To install this webapp, tap share then Add to Home Screen.


To install this webapp, please open in Safari.

Army Guard Moves Forward with Division Realignment

Washington Report

The Army Guard has begun to reorganize its combat force into eight divisions.

The change is meant to better prepare the force for large-scale combat operations against a near-peer threat, such as China or Russia. The effort has been spearheaded by now-Gen. Daniel Hokanson, who became the chief of the National Guard Bureau on Monday.

Hokanson previously served as director of the Army Guard.

The reorganization will also boost the Army’s overall fighting force. Currently, only 10 active-duty divisions are filled out with subordinate units and able to deploy as a full division fighting force.

Hokanson told Stars and Stripes last week that the change was driven by the National Defense Strategy and modern threats.

“We wanted to make sure that everything the Army National Guard did was in support of the Total Army and the NDS, and one issue was our divisions are just headquarters that don’t have brigades under them,” he said.

The Army Guard has eight division headquarters, located in California, Indiana, Kansas, Minnesota, New York, Pennsylvania, Texas and Virginia. Each has about 300 soldiers.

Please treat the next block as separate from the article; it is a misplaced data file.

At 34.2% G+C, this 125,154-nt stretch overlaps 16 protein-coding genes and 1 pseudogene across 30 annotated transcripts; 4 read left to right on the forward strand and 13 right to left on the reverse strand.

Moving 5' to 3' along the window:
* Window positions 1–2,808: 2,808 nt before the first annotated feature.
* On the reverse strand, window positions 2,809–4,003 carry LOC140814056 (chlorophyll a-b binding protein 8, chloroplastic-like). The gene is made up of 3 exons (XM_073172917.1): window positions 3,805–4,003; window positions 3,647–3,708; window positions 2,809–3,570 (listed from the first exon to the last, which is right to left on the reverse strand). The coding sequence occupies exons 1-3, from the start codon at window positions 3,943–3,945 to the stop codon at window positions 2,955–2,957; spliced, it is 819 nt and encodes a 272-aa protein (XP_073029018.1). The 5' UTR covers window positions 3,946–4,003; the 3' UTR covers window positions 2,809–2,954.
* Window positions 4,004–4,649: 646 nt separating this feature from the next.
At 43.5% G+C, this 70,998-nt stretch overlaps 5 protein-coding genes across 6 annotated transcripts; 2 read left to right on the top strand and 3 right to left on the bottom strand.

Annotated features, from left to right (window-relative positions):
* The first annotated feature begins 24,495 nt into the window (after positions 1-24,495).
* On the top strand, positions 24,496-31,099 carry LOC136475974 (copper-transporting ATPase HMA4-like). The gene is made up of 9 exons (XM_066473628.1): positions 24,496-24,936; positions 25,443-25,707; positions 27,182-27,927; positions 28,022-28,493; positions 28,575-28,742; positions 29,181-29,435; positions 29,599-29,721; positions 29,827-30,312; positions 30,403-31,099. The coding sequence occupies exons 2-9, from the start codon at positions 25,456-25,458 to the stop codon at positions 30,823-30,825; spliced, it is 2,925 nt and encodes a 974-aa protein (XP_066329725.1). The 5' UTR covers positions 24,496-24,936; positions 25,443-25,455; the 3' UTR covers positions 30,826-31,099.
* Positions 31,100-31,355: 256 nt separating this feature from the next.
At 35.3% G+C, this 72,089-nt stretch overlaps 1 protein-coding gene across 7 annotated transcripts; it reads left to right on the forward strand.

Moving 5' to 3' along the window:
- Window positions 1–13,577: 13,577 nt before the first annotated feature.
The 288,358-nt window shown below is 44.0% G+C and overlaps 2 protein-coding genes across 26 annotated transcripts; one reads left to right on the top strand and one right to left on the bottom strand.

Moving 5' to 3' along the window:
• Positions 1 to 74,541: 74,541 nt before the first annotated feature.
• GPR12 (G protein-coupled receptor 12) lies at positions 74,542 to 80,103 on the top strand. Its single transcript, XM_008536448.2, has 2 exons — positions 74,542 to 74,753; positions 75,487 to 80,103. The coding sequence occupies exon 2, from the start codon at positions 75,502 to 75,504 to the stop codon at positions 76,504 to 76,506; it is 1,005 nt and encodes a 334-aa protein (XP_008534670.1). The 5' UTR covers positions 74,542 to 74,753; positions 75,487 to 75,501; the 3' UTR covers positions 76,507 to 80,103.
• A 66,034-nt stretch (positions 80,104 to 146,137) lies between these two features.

A full division, complete with subordinate brigade combat teams and other units, can total about 20,000 soldiers.

Hokanson said the plan calls for existing brigades and other units to align regionally under the existing divisions. He hopes the realignment will be complete — including training to certify the new structures — by Oct. 1, 2021.

Speaking at the annual NGAUS conference in Denver last year, Hokanson said the change was a return to how the Guard has previously fought. He noted that 18 Guard division fought in World War II.

“For the past 18 years, our unit of action has been primarily the brigade,” he said. “But in large-scale ground operations, it’s now the division.”

Hokanson has also noted that the Guard is home to all the type of units required by a division,  with the exception of civil affairs and psychological operations, to fill its divisions. Those units exist in the Army Reserve.